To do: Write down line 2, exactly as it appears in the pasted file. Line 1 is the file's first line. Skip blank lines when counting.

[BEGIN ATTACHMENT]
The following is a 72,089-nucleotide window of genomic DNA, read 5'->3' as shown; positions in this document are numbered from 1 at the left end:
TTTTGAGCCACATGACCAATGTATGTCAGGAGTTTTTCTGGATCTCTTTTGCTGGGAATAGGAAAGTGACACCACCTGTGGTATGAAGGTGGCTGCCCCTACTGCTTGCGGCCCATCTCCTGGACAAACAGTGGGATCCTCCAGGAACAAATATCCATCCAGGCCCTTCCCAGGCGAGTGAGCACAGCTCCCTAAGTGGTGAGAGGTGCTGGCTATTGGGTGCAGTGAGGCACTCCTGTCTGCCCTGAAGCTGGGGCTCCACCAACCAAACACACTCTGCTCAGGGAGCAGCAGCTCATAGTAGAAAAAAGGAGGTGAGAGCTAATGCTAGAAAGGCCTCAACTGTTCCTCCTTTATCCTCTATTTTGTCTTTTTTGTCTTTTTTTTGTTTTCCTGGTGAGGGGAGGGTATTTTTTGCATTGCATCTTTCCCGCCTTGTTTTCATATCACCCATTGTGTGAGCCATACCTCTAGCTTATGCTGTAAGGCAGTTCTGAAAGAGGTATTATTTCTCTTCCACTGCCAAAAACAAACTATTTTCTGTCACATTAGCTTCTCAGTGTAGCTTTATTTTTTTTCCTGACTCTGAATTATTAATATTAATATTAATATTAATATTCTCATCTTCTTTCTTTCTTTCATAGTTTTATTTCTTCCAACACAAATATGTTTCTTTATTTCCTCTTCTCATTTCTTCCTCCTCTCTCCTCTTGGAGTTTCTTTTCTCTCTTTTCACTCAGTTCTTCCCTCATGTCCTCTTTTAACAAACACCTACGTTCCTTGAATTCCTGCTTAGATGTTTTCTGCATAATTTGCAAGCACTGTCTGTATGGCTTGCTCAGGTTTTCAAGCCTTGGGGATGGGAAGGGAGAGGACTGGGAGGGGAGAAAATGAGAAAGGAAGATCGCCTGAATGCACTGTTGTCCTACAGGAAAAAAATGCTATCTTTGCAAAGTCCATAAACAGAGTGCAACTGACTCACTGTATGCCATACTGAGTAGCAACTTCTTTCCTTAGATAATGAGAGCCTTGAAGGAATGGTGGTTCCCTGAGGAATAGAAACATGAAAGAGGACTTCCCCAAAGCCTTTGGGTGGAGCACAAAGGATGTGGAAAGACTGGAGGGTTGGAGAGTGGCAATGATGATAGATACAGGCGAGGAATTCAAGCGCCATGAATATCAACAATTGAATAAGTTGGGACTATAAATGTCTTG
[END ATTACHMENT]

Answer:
TTTTGAGCCACATGACCAATGTATGTCAGGAGTTTTTCTGGATCTCTTTTGCTGGGAATAGGAAAGTGACACCACCTGTGGTATGAAGGTGGCTGCCCCTACTGCTTGCGGCCCATCTCCTGGACAAACAGTGGGATCCTCCAGGAACAAATATCCATCCAGGCCCTTCCCAGGCGAGTGAGCACAGCTCCCTAAGTGGTGAGAGGTGCTGGCTATTGGGTGCAGTGAGGCACTCCTGTCTGCCCTGAAGCTGGGGCTCCACCAACCAAACACACTCTGCTCAGGGAGCAGCAGCTCATAGTAGAAAAAAGGAGGTGAGAGCTAATGCTAGAAAGGCCTCAACTGTTCCTCCTTTATCCTCTATTTTGTCTTTTTTGTCTTTTTTTTGTTTTCCTGGTGAGGGGAGGGTATTTTTTGCATTGCATCTTTCCCGCCTTGTTTTCATATCACCCATTGTGTGAGCCATACCTCTAGCTTATGCTGTAAGGCAGTTCTGAAAGAGGTATTATTTCTCTTCCACTGCCAAAAACAAACTATTTTCTGTCACATTAGCTTCTCAGTGTAGCTTTATTTTTTTTCCTGACTCTGAATTATTAATATTAATATTAATATTAATATTCTCATCTTCTTTCTTTCTTTCATAGTTTTATTTCTTCCAACACAAATATGTTTCTTTATTTCCTCTTCTCATTTCTTCCTCCTCTCTCCTCTTGGAGTTTCTTTTCTCTCTTTTCACTCAGTTCTTCCCTCATGTCCTCTTTTAACAAACACCTACGTTCCTTGAATTCCTGCTTAGATGTTTTCTGCATAATTTGCAAGCACTGTCTGTATGGCTTGCTCAGGTTTTCAAGCCTTGGGGATGGGAAGGGAGAGGACTGGGAGGGGAGAAAATGAGAAAGGAAGATCGCCTGAATGCACTGTTGTCCTACAGGAAAAAAATGCTATCTTTGCAAAGTCCATAAACAGAGTGCAACTGACTCACTGTATGCCATACTGAGTAGCAACTTCTTTCCTTAGATAATGAGAGCCTTGAAGGAATGGTGGTTCCCTGAGGAATAGAAACATGAAAGAGGACTTCCCCAAAGCCTTTGGGTGGAGCACAAAGGATGTGGAAAGACTGGAGGGTTGGAGAGTGGCAATGATGATAGATACAGGCGAGGAATTCAAGCGCCATGAATATCAACAATTGAATAAGTTGGGACTATAAATGTCTTG